S.C. inspector general: state vehicle use by prison wardens may be big waste
COLUMBIA — The warden at an Upstate prison travels more than 140 miles round trip to work each day, costing S.C. taxpayers’ thousands in potentially wasteful spending, according to a state watchdog agency.
By the numbers
State spending on warden vehicles for the fiscal year ending June 30:
the number of cars used by the wardens at each of the state’s 27 prisons
The situation is not unique: wardens at each of the state’s 27 correctional institutions are assigned state vehicles with gas paid to commute to and from their prisons and for other work-related travel.
Several of the wardens travel similarly long distances to work, according to a report by South Carolina’s outgoing inspector general, Jim Martin.
Martin, tasked by Gov. Nikki Haley with uncovering waste, fraud and abuse in state government, said the practice is extremely concerning and may be squandering taxpayers’ money.
“My reaction was, my lord, look what it’s costing the state,” he said.
The state has spent more than $100,000 on gas, maintenance and insurance for the vehicles during the fiscal year that ends June 30, according to the S.C. Department of Corrections.
Martin estimated that the cost of gas to take warden Tim Riley, who lives in the Columbia suburb of Irmo, to the Tyger River Correctional Facility in Enoree, adds up to more than $6,000 per year.
He submitted his report on the matter to the Corrections Department earlier this year after receiving an anonymous complaint about management practices at the Upstate prison.
Martin suggested alternatives to assigning all wardens state vehicles, such as allowing prison leaders to use state pool vehicles when needed in emergencies.
But the agency took issue with the report and largely rejected Martin’s concerns, saying wardens need to have state vehicles at all times.
The Corrections Department said in a formal response to the Inspector General’s Office that it appeared Martin didn’t understand the full responsibilities of a warden.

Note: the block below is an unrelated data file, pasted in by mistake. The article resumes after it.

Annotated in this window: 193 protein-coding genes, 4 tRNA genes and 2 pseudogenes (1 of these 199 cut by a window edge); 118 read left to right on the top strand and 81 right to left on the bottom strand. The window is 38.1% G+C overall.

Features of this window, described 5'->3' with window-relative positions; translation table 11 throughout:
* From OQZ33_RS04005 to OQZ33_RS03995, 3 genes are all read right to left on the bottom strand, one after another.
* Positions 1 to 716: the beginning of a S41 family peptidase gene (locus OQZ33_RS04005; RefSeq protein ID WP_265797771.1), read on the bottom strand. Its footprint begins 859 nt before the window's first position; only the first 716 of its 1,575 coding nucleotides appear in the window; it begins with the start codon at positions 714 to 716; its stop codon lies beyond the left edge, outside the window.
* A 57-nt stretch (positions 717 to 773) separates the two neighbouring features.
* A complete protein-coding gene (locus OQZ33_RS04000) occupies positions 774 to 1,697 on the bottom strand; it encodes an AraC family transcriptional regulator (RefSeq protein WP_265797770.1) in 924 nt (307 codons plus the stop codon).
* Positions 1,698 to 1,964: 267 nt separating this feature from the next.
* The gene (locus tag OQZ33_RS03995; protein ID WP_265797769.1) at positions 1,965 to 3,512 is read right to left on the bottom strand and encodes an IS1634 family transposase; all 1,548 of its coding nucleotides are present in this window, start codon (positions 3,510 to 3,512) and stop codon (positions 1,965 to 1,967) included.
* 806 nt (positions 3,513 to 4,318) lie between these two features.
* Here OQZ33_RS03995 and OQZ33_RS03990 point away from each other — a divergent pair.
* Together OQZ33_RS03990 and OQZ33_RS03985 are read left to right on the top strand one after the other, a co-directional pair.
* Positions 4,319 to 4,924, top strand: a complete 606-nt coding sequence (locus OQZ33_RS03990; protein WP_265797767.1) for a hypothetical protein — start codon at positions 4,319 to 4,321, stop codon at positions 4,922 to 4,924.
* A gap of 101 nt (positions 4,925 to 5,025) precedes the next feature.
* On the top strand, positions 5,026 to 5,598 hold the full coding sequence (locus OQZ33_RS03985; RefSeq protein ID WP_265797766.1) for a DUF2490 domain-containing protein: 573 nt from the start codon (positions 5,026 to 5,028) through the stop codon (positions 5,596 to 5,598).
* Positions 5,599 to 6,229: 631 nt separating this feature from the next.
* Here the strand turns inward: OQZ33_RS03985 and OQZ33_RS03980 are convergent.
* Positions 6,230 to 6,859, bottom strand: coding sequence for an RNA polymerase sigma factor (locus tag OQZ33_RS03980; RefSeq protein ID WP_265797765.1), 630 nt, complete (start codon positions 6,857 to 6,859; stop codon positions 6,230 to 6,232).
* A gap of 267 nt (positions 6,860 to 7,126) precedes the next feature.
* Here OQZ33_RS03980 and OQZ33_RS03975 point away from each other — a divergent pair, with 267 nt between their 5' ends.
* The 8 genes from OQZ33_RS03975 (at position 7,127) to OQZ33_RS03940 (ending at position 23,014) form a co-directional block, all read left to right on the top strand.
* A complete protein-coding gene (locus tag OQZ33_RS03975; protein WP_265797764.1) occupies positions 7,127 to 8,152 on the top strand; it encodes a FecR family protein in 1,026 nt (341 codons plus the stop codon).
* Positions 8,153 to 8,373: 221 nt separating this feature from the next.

“SCDC is responsible for housing and transporting some of the most dangerous citizens in South Carolina,” the agency’s response said. “All are convicted felons! This is a never-ceasing responsibility that places an extremely high degree of accountability on wardens.”
The agency said wardens must respond to all emergencies at their prisons, such as inmate uprisings, and can be called on to assist at other facilities.
And the alternative transportation methods Martin suggested could lead to slower response times, according to the SCDC.
“Emergency response vehicles are not a luxury,” the agency’s response said. “They are a core and basic need.”
But the Corrections Department acknowledged that only two emergency situations have occurred at the Tyger River prison in the past five years.
That scarcity led Martin to conclude there was “little justification” to provide Riley an all-expenses paid vehicle.
Corrections spokesman Clark Newsom said providing wardens state vehicles is crucial.
“These guys can be called on at any time during the middle of the night or whenever,” he said. “It can save time and perhaps save lives for them to be able to get out at a moment’s notice.”
But another factor beyond response times is at play in the agency’s policy.
According the SCDC, the rural locations of state prisons built in the 1980s and 1990s make it difficult to find local, qualified wardens.
It became necessary to hire people who lived in other areas of the state but were willing to commute, the corrections agency said.
The SCDC told Martin it would take his recommendations “under advisement,” and would consider prospective wardens’ proximity to a prioson into account during future interviews.
Reach Stephen Largen at 864-641-8172 and follow him on Twitter @stephenlargen.